Valentine's Day Walk for the Disappeared
Love Your Neighbours, Don't Imprison Them!
St. Valentine's Eve Walk for Canada's Disappeared
A Walk in Support of Those Wrongfully Detained, A Walk to End Canadian Racism, A Walk to Get Canada Out of the Wars against Afghanistan, Iraq, and the Poor of the World
St. Valentine's Eve, Wednesday, February 13, 12 noon
Meet at the Don Jail (Broadview and Gerrard)
Walk through downtown Toronto, winding up at the
U.S. Consulate (360 University)
Sponsored by Toronto Action for Social Change, (416) 651-5800; firstname.lastname@example.org
(St. Valentine was a war resister who was no stranger to prison for his acts of resistance)
We will walk through some of the poorest areas of downtown Toronto, with stops to offer hearts of compassion to the Immigration and Refugee Board, to demand homes, not bombs at the Moss Park Armoury, and to present a letter at the U.S. Consulate demanding the return to Canada of wrongfully imprisoned Pakistani-Canadian Shakir Baloch -- shackled in the U.S. since mid-September under abominable conditions -- as well as other Canadians suffering similar plights.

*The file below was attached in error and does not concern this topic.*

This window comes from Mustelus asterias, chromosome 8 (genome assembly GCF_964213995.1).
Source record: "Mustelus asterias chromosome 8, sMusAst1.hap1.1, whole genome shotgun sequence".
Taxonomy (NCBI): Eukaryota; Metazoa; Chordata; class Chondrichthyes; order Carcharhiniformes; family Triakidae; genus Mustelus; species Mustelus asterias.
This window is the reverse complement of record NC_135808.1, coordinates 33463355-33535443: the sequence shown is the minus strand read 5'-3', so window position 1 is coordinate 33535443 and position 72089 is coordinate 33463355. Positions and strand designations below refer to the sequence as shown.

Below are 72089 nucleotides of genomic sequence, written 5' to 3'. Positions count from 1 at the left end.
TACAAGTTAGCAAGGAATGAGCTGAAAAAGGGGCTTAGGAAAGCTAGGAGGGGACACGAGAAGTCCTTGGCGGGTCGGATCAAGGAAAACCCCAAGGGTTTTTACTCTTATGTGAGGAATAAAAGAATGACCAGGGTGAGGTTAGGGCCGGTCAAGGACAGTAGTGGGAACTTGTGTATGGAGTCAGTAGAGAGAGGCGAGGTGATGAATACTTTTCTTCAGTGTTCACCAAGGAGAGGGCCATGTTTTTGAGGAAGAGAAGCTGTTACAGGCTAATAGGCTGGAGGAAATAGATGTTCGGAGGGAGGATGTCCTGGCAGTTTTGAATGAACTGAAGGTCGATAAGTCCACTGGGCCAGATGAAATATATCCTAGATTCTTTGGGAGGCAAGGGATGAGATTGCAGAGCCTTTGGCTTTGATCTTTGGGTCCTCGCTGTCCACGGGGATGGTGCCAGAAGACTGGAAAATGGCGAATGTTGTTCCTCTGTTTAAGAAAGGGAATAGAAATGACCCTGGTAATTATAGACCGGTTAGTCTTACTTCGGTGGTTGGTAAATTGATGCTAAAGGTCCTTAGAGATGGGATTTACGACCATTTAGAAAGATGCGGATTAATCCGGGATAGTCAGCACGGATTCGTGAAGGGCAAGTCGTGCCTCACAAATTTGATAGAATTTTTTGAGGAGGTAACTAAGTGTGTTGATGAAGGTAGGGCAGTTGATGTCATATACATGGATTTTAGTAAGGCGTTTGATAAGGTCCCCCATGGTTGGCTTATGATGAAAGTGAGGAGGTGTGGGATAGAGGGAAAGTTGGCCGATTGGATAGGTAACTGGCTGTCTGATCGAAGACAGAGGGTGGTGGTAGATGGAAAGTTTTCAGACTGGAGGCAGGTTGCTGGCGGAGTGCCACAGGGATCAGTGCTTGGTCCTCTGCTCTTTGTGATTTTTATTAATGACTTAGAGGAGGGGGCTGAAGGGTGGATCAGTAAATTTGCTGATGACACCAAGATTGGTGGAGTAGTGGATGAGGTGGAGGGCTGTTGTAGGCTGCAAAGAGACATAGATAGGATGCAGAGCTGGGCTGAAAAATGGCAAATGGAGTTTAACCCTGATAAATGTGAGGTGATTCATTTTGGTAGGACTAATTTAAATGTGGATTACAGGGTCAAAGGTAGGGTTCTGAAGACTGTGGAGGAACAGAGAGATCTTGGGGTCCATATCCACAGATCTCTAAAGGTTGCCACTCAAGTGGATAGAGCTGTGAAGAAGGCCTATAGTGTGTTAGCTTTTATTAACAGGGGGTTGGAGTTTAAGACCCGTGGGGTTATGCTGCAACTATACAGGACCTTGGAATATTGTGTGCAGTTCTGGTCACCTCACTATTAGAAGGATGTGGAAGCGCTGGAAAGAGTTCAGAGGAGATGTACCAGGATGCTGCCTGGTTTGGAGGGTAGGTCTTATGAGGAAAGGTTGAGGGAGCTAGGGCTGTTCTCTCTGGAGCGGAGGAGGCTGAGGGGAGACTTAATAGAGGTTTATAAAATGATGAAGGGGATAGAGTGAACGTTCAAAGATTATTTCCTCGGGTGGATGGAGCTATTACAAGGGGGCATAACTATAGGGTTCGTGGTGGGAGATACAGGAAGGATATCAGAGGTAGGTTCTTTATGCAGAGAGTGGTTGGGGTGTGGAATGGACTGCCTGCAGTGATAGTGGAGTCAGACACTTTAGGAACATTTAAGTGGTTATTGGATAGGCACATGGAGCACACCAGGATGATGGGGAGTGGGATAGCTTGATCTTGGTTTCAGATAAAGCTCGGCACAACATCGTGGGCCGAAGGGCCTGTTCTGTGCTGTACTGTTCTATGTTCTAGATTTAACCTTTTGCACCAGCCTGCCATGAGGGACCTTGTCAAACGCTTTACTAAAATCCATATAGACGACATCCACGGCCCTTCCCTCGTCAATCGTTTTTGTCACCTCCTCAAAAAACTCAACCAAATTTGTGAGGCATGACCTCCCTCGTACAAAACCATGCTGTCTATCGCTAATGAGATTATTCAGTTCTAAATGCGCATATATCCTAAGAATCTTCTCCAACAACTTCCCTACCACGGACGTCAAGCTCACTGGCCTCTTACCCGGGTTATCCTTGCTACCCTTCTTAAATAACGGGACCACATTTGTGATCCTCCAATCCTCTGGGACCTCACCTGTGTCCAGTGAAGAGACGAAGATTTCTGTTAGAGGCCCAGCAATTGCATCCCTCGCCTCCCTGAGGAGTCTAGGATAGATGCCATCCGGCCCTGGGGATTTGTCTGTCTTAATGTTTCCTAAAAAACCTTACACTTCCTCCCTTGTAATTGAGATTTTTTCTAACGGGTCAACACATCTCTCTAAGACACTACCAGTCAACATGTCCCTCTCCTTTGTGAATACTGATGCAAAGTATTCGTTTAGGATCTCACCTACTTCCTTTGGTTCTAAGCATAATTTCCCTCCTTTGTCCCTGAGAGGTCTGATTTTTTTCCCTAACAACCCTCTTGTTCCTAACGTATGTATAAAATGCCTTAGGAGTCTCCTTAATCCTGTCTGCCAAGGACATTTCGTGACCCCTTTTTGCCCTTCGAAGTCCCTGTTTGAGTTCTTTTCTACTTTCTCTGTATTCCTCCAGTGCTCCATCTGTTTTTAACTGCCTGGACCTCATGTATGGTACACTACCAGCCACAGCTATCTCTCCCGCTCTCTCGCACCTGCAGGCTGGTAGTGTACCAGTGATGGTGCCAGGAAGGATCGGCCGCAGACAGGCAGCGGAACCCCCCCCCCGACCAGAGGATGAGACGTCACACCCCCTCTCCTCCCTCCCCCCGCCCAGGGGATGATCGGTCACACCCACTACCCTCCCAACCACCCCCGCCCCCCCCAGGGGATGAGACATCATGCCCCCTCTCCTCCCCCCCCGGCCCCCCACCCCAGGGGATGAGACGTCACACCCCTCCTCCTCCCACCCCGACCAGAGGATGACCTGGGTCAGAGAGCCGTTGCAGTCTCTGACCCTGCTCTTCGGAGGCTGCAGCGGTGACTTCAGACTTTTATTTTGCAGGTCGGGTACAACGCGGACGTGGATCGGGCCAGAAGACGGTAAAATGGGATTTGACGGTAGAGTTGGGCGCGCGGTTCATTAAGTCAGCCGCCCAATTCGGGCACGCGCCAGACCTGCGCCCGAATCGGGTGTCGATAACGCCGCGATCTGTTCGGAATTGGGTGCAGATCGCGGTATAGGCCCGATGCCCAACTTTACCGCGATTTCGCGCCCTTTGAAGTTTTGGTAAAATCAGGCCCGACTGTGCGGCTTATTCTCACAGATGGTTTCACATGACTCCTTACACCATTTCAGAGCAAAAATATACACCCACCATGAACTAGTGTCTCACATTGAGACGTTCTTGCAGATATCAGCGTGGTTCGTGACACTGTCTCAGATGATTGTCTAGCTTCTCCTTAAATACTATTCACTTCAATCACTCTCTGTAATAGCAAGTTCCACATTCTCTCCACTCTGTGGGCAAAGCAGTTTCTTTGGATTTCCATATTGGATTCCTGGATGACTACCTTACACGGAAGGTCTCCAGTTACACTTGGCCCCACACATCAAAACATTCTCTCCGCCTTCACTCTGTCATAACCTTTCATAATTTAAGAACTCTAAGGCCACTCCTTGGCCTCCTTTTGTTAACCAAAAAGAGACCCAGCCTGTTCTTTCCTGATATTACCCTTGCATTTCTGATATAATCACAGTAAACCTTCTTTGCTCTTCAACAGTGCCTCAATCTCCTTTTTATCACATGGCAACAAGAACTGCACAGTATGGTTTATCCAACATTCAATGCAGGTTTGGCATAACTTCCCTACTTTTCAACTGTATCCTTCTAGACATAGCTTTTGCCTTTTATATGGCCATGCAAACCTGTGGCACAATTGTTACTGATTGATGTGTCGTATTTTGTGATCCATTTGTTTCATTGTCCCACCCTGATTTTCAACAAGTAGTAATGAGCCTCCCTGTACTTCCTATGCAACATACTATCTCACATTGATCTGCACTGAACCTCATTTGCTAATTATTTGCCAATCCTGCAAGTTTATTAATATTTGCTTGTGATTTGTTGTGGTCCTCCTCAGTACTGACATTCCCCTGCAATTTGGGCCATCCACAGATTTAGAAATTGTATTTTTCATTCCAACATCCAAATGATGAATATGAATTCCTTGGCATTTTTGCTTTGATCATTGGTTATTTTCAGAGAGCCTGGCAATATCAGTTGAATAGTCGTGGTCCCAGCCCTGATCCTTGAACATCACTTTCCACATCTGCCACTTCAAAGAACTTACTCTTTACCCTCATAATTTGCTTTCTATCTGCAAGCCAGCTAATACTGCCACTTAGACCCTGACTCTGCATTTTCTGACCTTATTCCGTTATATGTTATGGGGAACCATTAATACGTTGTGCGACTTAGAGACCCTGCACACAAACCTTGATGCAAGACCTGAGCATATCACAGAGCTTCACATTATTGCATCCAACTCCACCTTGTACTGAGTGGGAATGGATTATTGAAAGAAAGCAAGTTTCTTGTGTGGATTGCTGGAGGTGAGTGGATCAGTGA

ST. VALENTINE, SANS THE SACCHARINE
Why St. Valentine's? Because the man for whom a disgustingly commercial holiday is named was in fact a resister to war and injustice. The days of the Roman Empire are very much like our own, what with massive violence to protect the wealth of the privileged few. In the ancient Roman Empire, Emperor Claudius II banned rituals leading to love and marriage, as young men in love or who married were reluctant to join the army, for which Claudius was having recruitment troubles. Although the Emperor declared engagements and marriages to be illegal, a priest called St. Valentine felt the Emperor's dictates were unjust and started to conduct marriages in secret. Once his activities became known he was jailed and later executed, in part for helping Christian prisoners escape.
After Sept. 11,2001, hundreds of people were thrown into Canadian prisons because of racial profiling: people with Middle Eastern, Asian and Arabic backgrounds or of Muslim faith were deemed suspect and found themselves behind bars. At least three dozen of those caught up in this hysteria remain wrongfully imprisoned.
While some of the hysteria has calmed a bit, the racism at its core continues unabated. Indeed, the imprisonment of people from "suspect" countries is nothing new. In fact, a survey conducted between Nov. 16, 2001 and January 17, 2002 showed a daily average of 462 people were in immigration detention in Canada. And just a few weeks ago, the Supreme Court ruled that individuals facing torture amd execution if returned to their country of origin could be deported if deemed a "threat" to Canada's national security.
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